We’ve all read the headlines lambasting Paula Deen for her recent, shall we say, media missteps. Missteps that cost her not only her contract with The Food Network but also partnerships with Target, Walmart, and Smithfield Foods.
It’s a controversy that’s no doubt damaging to her brand — and potentially debilitating. Her quick-shift messaging strategy seems to have called her credibility into question more than it’s helped to clear her name.
During her deposition, she seemingly casually admits to using racial slurs more than once, though acknowledges that it’s not a word that people “use as time goes on.” In her first apology, she begs for the audience’s forgiveness for the mistakes she made, but the video is edited three times — what was cut? In her second apology, she takes a more defensive stance, saying that the press has her all wrong, and that everybody, in her opinion, is equal. Then, later, in an interview with Matt Lauer, she admits to using the “n word,” but only once in her lifetime.
She shows what appears to be genuine emotion at every step, but lacks the consistency to back it. And it’s consistency — for both individuals and brands — even if the truth isn’t pretty, that often can mean the difference between a mistake people can forgive and one they’ll never let you forget.
Even so, thousands of fans have come to her defense on social media and at her restaurants, but a full comeback would require not only a new approach to messaging, but also a complete rebrand. She might have a chance if she abandons the narrative that has become interwoven with moments like her uncomfortable livestream interview with The New York Times in 2012 in which she discussed her plantation owner grandfather and had a controversial interaction with an African American friend. If she repositions herself as a regular gal who makes comfort food, she could potentially follow Tiger Woods’ footsteps, reentering her industry with some success, but likely never reclaiming her position as America’s favorite butter-slinger (read: cultural demigod).
But what nobody seems to be talking about is how Paula’s fall from grace will affect her son, Bobby, who is also in the limelight. He’s the host of Not My Mama’s Meals on The Cooking Channel, (a Scripps Network Interactive channel, which also owns The Food Network). The show features the health-conscious Bobby giving his mom’s buttery, flaky, saucy dishes a fit-over.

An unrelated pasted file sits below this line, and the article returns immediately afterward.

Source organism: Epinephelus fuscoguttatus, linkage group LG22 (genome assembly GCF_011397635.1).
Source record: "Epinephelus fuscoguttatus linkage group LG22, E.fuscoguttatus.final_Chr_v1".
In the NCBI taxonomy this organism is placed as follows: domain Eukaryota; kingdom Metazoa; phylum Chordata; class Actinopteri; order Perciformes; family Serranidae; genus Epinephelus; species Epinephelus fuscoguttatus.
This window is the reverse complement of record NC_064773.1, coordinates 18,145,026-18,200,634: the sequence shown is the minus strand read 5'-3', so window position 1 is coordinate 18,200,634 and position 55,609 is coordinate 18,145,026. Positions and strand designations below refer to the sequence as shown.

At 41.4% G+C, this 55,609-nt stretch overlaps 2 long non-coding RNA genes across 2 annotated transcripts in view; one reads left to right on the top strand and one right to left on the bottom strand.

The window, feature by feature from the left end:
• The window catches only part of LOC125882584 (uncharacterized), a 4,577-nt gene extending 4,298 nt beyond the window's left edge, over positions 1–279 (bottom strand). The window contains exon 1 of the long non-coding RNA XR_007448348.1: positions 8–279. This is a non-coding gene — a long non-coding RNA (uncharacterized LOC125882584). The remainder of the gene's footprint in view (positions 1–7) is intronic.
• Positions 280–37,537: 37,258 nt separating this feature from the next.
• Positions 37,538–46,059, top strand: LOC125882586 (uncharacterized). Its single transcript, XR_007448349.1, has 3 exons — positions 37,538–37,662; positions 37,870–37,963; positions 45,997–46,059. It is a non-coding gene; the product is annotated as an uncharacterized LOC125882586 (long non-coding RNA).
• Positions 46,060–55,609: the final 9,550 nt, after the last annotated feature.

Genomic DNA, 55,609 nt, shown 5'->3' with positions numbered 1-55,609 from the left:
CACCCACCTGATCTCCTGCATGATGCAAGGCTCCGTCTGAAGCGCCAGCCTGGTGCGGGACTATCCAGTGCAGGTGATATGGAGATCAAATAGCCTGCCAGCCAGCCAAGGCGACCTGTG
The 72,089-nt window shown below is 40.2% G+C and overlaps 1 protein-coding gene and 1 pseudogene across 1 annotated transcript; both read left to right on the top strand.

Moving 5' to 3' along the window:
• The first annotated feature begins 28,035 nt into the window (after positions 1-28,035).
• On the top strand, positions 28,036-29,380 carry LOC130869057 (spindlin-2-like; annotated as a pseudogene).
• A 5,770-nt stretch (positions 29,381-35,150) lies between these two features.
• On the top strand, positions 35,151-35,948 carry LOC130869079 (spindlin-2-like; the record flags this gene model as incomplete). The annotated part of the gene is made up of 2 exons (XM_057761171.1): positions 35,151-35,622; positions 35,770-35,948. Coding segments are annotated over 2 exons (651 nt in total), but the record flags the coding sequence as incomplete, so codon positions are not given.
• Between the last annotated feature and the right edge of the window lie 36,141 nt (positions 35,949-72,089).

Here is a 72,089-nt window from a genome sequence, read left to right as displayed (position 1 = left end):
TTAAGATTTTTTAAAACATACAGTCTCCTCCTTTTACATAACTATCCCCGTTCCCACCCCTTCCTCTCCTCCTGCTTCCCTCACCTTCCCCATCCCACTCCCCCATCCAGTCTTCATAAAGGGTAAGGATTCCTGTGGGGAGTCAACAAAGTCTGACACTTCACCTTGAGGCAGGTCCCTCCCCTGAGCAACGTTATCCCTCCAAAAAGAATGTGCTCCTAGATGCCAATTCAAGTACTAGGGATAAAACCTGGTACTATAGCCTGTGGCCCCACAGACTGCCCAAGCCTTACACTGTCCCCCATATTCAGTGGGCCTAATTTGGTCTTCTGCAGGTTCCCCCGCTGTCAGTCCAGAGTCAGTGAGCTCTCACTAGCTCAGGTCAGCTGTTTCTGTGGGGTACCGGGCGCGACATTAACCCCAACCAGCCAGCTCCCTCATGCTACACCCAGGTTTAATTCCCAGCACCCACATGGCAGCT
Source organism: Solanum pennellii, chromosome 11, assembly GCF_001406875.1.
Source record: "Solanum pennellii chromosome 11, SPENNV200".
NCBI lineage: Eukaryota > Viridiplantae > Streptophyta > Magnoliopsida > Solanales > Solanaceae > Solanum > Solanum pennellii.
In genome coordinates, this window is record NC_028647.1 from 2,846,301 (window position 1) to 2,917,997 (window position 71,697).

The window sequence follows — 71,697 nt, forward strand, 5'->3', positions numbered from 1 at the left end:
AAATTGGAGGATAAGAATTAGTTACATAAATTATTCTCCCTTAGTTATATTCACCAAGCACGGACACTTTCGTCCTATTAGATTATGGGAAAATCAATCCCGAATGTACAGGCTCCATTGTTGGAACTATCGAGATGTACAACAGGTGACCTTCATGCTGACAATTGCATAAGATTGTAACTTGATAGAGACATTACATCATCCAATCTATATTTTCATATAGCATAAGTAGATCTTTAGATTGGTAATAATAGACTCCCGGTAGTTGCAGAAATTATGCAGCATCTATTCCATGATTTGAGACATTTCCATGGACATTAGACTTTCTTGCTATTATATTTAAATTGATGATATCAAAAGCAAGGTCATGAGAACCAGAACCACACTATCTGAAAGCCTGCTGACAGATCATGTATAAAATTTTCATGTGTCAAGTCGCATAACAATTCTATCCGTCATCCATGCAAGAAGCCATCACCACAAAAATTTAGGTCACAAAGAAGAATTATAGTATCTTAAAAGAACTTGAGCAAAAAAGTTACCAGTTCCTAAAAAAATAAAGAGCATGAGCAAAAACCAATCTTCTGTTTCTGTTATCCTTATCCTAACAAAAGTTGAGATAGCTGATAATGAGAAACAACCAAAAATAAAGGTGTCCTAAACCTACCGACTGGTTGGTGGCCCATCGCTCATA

He’s a Southern gentlemen living a New Yorker’s life: he’ll remake his mom’s bread pudding with whole wheat donuts from The Donut Pub or pick up handmade sausage from a butcher in Williamsburg to recreate her chili dogs. But at the show’s core is his famous mom’s brand of cooking and narrative. Not only does his food depend on hers, he certainly shares her charm, regularly shares childhood memories, features clips from her show and measures his success on her reaction when she tastes his dishes at the end of every episode.
It’s precisely that this marriage of his and her identity that makes his brand unique. He isn’t just cooking light; he’s attempting to retain the flavors and heritage of Paula Deen’s cooking while lightening up the ingredients to appeal to a more health-conscious, urban audience who craves the same comfort that her audience gets to enjoy: Three sticks of butter? Try some coconut oil plus applesauce instead.
And let’s not forget the show’s name. Not My Mama’s Meals creates intrigue while providing enough information for potential viewers to understand that they’re getting a little bit of Paula every time they tune in. From start to finish, Paula’s an indispensible component of every episode, of the brand idea itself. If her empire of heart-attack-on-a-plate dishes falls, what will he have?
So while his show will run as scheduled, for now, Bobby may have to reformat and sever ties within the show to ensure his brand has a long run regardless of his mama’s brand’s demise.
Perhaps he can shift his own messaging, playing up exploring New York City rather than perpetuating memories tied to a complicated and controversial family story. But to seem authentic and ensure the evolution is seamless, he’ll have to make the changes incrementally. It will be a test of how strong a brand he’s created on his own, because there’s no doubt that being Paula Deen’s son has been key to his success.
And the name of the show? It could still work, because even if he isn’t remaking Paula’s dishes, the show’s name signals a departure from the fare he grew up with. But we wouldn’t be surprised if The Cooking Channel eventually gives him a new show and a new start altogether.
Do you think Bobby’s brand is strong enough to stand the test of time without his mama’s name to back it? Let us know in the comments below.
Jennifer Vano is a Consultant in Verbal Identity for Interbrand New York.